Numbers in Araki

Learn numbers in Araki

Knowing numbers in Araki is probably one of the most useful things you can learn to say, write and understand in Araki. Learning to count in Araki may appeal to you just as a simple curiosity or be something you really need. Perhaps you have planned a trip to a country where Araki is the most widely spoken language, and you want to be able to shop and even bargain with a good knowledge of numbers in Araki.

It's also useful for guiding you through street numbers. You'll be able to better understand the directions to places and everything expressed in numbers, such as the times when public transportation leaves. Can you think of more reasons to learn numbers in Araki?

Araki (raki) is an Oceanic language of the Malayo-Polynesian language family, that belongs to the Northern Vanuatu branch. Spoken in the island of Araki, south of Espiritu Santo Island in Vanuatu, Araki is a nearly extinct language which counted 8 speakers in 2012.Due to lack of data, we can only count accurately up to 1,000 in Araki. Please contact me if you can help me counting up from that limit.

List of numbers in Araki

Here is a list of numbers in Araki. We have made for you a list with all the numbers in Araki from 1 to 20. We have also included the tens up to the number 100, so that you know how to count up to 100 in Araki. We also close the list by showing you what the number 1000 looks like in Araki.

  • 1) mo hese
  • 2) mo dua
  • 3) mo rolu
  • 4) mo v̈ari
  • 5) mo lim̈a
  • 6) mo haion
  • 7) mo haip̈iru
  • 8) mo haualu
  • 9) mo haisua
  • 10) mo sagavulu
  • 11) mo sagavul comana mo hese
  • 12) mo sagavul comana mo dua
  • 13) mo sagavul comana mo rolu
  • 14) mo sagavul comana mo v̈ari
  • 15) mo sagavul comana mo lim̈a
  • 16) mo sagavul comana mo haion
  • 17) mo sagavul comana mo haip̈iru
  • 18) mo sagavul comana mo haualu
  • 19) mo sagavul comana mo haisua
  • 20) mo gavul dua
  • 30) mo gavul rolu
  • 40) mo gavul v̈ari
  • 50) mo gavul lim̈a
  • 60) mo gavul haion
  • 70) mo gavul haip̈iru
  • 80) mo gavul haualu
  • 90) mo gavul haisua
  • 100) mo gavul sagavulu
  • 1,000) mo gavul sagavulu sagavulu

Numbers in Araki: Araki numbering rules

Each culture has specific peculiarities that are expressed in its language and its way of counting. The Araki is no exception. If you want to learn numbers in Araki you will have to learn a series of rules that we will explain below. If you apply these rules you will soon find that you will be able to count in Araki with ease.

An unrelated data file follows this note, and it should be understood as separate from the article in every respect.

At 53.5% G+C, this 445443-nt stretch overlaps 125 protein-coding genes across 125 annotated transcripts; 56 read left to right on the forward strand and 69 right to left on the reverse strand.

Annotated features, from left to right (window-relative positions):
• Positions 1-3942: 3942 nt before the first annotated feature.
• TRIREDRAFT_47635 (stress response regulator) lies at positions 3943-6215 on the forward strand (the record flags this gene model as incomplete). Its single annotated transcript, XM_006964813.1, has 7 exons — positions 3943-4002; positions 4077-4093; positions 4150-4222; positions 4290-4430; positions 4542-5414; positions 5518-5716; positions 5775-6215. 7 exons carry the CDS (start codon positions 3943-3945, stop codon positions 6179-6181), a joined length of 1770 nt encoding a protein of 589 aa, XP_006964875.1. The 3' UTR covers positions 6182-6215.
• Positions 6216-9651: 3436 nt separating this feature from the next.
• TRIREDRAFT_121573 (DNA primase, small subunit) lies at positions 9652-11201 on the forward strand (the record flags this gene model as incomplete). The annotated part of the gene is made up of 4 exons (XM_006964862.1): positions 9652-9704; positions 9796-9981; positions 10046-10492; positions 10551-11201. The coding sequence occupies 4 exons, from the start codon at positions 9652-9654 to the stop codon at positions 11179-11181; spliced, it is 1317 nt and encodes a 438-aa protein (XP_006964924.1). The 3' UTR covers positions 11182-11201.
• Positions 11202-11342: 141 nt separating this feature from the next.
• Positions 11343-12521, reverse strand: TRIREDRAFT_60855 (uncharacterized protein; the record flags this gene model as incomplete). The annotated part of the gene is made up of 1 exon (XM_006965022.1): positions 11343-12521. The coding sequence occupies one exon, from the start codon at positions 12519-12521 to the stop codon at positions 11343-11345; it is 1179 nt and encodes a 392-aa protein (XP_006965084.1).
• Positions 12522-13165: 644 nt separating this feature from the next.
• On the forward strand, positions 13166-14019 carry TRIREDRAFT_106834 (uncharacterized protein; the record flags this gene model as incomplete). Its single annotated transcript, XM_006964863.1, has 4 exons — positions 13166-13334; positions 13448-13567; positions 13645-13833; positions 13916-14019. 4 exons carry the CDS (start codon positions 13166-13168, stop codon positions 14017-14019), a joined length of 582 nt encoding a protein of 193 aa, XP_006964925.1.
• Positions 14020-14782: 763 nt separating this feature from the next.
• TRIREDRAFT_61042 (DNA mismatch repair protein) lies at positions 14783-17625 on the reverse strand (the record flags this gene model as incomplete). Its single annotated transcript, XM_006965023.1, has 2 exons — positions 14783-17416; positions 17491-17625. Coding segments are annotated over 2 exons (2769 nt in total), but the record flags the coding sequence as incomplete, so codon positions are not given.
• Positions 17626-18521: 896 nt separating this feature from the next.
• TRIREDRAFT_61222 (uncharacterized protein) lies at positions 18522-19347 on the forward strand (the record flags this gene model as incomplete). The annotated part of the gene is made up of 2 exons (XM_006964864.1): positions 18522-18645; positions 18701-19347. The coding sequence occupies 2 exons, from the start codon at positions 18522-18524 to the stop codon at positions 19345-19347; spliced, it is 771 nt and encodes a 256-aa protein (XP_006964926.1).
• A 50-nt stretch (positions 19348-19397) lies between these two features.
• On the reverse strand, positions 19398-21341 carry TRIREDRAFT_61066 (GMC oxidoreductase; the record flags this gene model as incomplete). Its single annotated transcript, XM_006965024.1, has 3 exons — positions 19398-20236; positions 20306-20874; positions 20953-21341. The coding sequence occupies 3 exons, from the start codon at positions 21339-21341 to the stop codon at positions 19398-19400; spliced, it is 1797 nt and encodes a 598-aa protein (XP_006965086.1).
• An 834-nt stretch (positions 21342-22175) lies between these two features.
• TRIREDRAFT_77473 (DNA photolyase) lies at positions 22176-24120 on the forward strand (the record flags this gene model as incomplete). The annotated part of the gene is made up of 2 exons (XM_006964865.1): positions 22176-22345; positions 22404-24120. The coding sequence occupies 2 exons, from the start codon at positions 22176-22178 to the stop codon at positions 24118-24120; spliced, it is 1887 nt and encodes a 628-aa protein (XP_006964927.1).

The way numbers are formed in Araki is easy to understand if you follow the rules explained here. Surprise everyone by counting in Araki. Also, learning how to number in Araki yourself from these simple rules is very beneficial for your brain, as it forces it to work and stay in shape. Working with numbers and a foreign language like Araki at the same time is one of the best ways to train our little gray cells, so let's see what rules you need to apply to number in Araki

  • Digits from one to nine are rendered by specific words preceded by the subject clitic mo: mo hese [1], mo dua [2], mo rolu [3], mo v̈ari [4], mo lim̈a [5], mo haion(o) [6], mo haip̈iru [7], mo haualu [8], and mo haisua [9].
  • Tens are formed starting by the clitic mo, then a short version of the word for ten (gavul instead of sagavul), followed by the multiplier digit, except for ten itself: mo sagavul [10], mo gavul dua [20], mo gavul rolu [30], mo gavul v̈ari [40], mo gavul lim̈a [50], mo gavul haion [60], mo gavul haip̈iru [70], mo gavul haualu [80], and mo gavul haisua [90].
  • The compound numbers from eleven to nineteen are formed stating the ten, then the unit linked with the word comana (e.g.: mo sagavul comana mo v̈ari [14], mo sagavul comana mo haisua [19]). From twenty-one to ninety-nine, the word comana disappears (e.g.: mo gavul v̈ari mo dua [42], mo gavul lim̈a mo rolu [53]).
  • Hundreds are formed starting with the expression for hundred (mo gavul sagavulu) followed by the multiplier digit without the mo clitic, except for one hundred itself: mo gavul sagavulu [100], mo gavul sagavulu dua [200], mo gavul sagavulu rolu [300], mo gavul sagavulu v̈ari [400], mo gavul sagavulu lim̈a [500], mo gavul sagavulu haion [600], mo gavul sagavulu haip̈iru [700], mo gavul sagavulu haualu [800], and mo gavul sagavulu haisua [900].
  • The expression for thousand is mo gavul sagavulu sagavulu, or litterally ten times one hundred.
  • Araki: A disappearing language of Vanuatu, Alexander François, Pacific Linguistics Research School of Pacific and Asian Studies. The Australian National University. Canberra, 2002
  • Numbers in different languages